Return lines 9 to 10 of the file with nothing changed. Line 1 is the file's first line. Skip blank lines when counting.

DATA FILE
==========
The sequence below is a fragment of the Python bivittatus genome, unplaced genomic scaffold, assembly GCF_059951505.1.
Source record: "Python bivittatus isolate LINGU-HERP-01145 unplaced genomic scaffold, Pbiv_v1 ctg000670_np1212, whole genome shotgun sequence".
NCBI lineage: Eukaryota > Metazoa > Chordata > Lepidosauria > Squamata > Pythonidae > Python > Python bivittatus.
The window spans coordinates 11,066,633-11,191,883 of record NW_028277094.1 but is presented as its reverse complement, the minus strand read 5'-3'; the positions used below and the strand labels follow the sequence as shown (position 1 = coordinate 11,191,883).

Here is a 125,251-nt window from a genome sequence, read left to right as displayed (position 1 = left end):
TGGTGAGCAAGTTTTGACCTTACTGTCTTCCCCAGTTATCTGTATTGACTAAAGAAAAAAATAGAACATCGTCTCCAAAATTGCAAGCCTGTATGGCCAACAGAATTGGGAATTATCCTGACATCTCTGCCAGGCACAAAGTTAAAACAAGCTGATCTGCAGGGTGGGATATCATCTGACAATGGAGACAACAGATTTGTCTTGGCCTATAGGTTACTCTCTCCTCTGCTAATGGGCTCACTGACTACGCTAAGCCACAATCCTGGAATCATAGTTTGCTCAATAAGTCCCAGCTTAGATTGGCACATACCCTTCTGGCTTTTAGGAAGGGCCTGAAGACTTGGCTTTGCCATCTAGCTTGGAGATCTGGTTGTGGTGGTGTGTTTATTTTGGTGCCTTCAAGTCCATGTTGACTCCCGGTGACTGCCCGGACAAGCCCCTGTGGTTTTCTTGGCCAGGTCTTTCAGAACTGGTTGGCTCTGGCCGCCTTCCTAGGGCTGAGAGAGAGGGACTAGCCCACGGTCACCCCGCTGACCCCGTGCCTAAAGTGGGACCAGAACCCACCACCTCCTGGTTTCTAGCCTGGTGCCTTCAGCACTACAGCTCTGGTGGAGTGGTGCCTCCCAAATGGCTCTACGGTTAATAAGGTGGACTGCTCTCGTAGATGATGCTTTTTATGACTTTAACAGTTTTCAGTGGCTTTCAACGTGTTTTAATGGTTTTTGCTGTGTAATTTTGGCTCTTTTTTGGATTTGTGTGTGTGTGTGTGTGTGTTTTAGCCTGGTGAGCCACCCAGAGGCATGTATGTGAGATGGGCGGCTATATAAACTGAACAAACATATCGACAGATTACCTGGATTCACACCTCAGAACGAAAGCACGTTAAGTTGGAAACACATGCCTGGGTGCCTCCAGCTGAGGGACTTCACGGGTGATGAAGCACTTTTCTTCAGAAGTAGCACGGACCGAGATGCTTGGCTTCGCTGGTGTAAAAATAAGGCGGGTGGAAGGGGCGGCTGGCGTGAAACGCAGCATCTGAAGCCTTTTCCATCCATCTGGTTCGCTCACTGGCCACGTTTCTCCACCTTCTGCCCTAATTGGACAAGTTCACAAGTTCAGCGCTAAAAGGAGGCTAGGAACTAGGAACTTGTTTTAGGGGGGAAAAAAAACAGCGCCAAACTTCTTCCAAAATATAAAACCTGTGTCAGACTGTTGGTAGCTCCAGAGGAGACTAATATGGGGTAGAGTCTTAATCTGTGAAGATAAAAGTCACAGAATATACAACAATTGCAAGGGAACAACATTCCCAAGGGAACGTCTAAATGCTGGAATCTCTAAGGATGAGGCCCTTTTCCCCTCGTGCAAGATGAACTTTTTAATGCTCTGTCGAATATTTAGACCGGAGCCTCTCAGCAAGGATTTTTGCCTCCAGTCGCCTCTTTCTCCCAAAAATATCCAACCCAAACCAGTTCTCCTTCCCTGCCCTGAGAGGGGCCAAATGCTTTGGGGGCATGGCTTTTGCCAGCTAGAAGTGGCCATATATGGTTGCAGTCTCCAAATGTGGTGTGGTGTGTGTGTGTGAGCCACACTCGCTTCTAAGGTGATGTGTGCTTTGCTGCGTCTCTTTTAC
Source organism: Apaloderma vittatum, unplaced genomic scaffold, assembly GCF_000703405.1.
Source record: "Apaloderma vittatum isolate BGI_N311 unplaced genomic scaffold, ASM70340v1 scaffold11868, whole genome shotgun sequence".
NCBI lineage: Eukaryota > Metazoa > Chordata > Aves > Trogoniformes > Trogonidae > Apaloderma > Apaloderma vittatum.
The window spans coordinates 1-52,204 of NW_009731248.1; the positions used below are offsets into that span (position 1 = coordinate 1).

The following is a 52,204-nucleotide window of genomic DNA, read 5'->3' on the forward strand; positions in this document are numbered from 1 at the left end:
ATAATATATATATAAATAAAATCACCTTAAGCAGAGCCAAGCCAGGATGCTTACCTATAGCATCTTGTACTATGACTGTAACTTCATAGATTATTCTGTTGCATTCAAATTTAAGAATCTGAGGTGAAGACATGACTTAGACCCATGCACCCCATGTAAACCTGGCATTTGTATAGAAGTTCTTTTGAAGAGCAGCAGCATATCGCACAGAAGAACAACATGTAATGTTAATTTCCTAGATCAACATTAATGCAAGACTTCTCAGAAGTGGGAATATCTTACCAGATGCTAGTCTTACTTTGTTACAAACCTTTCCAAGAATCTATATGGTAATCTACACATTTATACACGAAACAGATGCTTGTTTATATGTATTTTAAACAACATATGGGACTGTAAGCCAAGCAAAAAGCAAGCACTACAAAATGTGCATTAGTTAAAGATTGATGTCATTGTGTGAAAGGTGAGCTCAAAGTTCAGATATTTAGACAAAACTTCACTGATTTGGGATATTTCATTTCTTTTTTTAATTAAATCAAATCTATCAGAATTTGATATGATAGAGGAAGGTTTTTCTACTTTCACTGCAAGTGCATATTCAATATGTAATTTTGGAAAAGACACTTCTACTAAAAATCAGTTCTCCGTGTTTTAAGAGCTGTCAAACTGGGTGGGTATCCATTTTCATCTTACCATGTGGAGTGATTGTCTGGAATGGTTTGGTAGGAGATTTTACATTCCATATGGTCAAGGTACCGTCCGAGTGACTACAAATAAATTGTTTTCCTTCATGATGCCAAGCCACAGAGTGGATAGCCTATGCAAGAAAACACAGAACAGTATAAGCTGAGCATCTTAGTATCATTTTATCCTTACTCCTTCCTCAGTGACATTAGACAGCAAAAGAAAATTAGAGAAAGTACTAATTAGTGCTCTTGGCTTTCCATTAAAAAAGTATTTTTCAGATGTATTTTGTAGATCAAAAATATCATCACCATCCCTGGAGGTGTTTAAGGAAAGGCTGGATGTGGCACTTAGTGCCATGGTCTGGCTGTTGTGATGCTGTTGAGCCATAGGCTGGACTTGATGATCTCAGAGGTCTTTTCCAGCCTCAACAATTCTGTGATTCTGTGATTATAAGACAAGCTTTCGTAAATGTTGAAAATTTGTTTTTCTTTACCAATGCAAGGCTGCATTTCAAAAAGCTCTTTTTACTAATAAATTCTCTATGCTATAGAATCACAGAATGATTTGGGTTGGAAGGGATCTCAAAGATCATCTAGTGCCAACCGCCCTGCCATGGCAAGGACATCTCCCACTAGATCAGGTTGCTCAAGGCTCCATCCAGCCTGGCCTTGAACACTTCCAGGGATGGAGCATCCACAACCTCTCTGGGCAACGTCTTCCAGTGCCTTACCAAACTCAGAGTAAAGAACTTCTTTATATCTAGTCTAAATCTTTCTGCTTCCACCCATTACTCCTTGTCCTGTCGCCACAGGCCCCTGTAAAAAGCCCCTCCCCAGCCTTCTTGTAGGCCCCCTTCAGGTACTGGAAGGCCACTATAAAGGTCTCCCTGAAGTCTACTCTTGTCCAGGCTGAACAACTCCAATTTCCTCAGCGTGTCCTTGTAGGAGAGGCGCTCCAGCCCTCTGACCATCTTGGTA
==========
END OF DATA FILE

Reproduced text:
NCBI lineage: Eukaryota > Metazoa > Chordata > Aves > Trogoniformes > Trogonidae > Apaloderma > Apaloderma vittatum.
The window spans coordinates 1-52,204 of NW_009731248.1; the positions used below are offsets into that span (position 1 = coordinate 1).